Reference : Geomorphic and Hydrological challenges in Africa: implications for soil and water con...
Scientific congresses and symposiums : Unpublished conference/Abstract
Physical, chemical, mathematical & earth Sciences : Earth sciences & physical geography
http://hdl.handle.net/2268/210571
Geomorphic and Hydrological challenges in Africa: implications for soil and water conservation
English
Vanmaercke, Matthias mailto [Université de Liège > Département de géographie > Géographie physique et du quaternaire >]
Poesen, Jean []
24-Apr-2017
EGU2017-3584
Geophysical Research Abstracts, Vol. 19, EGU2017-3584
Yes
International
European Geoscience Union General Assemby 2017
23-28 April 2017
EGU
Vienna
Austria
[en] Expected scenarios of climate change and population growth confront Africa with various important challenges
related to food, water and energy security. Many of these challenges are closely linked to the impacts of soil erosion
and other geomorphic processes, such as reduced crop yields, sedimentation of reservoirs and reduced freshwater
quality. Despite the urgency and extent of many of these challenges, the causes and dynamics of these processes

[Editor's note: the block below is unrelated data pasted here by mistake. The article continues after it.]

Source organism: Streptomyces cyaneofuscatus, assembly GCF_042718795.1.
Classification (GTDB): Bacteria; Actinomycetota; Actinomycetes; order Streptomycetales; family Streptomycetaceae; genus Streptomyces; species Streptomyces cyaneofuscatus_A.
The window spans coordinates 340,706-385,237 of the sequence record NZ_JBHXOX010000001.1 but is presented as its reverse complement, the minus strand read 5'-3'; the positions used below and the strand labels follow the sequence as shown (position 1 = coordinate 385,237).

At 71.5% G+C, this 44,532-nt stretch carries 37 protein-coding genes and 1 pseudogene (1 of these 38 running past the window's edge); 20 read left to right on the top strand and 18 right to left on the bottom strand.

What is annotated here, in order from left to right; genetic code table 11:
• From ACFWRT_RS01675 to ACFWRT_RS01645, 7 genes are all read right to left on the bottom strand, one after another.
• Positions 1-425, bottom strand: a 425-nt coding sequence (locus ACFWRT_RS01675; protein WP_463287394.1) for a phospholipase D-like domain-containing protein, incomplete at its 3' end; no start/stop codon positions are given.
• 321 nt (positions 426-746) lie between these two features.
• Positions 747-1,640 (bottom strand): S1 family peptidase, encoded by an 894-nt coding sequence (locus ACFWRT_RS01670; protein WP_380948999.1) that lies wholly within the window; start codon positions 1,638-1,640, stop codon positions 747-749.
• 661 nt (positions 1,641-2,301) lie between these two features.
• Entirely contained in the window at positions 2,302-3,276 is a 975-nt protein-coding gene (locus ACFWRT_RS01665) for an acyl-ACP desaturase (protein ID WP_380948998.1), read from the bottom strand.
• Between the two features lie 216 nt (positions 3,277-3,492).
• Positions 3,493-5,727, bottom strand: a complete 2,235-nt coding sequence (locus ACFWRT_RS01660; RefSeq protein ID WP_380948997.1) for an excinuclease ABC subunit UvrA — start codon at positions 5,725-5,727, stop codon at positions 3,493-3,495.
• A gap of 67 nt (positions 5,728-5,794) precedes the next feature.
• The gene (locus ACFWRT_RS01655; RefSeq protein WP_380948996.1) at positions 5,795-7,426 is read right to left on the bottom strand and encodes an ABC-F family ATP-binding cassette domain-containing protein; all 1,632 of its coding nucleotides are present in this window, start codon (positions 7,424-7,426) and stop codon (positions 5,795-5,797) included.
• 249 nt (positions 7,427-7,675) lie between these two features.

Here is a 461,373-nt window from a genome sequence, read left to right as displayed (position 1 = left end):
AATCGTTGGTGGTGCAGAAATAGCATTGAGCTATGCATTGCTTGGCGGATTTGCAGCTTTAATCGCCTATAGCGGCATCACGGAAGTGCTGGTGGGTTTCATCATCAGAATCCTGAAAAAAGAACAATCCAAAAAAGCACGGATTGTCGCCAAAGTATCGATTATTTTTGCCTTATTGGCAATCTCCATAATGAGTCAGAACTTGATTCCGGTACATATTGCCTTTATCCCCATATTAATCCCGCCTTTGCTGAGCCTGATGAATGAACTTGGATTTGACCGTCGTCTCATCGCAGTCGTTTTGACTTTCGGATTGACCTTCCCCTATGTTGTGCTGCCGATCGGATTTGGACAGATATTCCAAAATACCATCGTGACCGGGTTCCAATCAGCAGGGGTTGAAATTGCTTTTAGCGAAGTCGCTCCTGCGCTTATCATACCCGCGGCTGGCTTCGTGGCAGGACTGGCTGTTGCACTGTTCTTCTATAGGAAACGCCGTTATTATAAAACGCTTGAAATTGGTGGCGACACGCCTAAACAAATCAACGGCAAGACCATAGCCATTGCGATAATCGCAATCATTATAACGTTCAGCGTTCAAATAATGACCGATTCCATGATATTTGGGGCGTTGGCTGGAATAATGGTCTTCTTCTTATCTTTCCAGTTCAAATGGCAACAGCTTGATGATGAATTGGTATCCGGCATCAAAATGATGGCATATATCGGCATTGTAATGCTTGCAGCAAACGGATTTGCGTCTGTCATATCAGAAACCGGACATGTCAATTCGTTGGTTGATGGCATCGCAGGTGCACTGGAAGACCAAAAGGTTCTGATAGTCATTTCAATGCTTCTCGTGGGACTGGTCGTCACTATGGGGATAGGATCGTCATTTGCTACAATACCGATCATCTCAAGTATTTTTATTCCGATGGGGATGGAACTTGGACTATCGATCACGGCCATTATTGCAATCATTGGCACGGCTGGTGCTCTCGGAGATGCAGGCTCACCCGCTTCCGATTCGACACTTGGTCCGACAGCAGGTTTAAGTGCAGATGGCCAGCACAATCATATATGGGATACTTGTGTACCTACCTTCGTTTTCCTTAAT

and their impacts remain severely understudied. This becomes apparent when the availability of e.g. soil erosion
and catchment sediment export measurements for Africa is compared to that of other continents. Nonetheless,
a substantial amount of geomorphic research has been conducted in Africa. Many of this work dates back from
several decades ago, and were often only reported in ‘gray literature’ (e.g. internal reports). Here we present
an overview of our current state of knowledge on soil erosion and its implications in Africa. We discuss which
geomorphic process rate measurements are currently available and what can be learned from these with respect
to the challenged raised above. We especially focus on our current understanding about the effectiveness of soil
and water conservation techniques at various spatial and temporal scales. Based on specific case-studies (e.g. in
Ethiopia and Uganda) and a meta-analysis of previous work, we highlight some research gaps, research needs and
research opportunities when aiming to use Africa’s soil and water resources sustainably and efficiently
Researchers ; Professionals ; Students
http://hdl.handle.net/2268/210571
Keynote lecture

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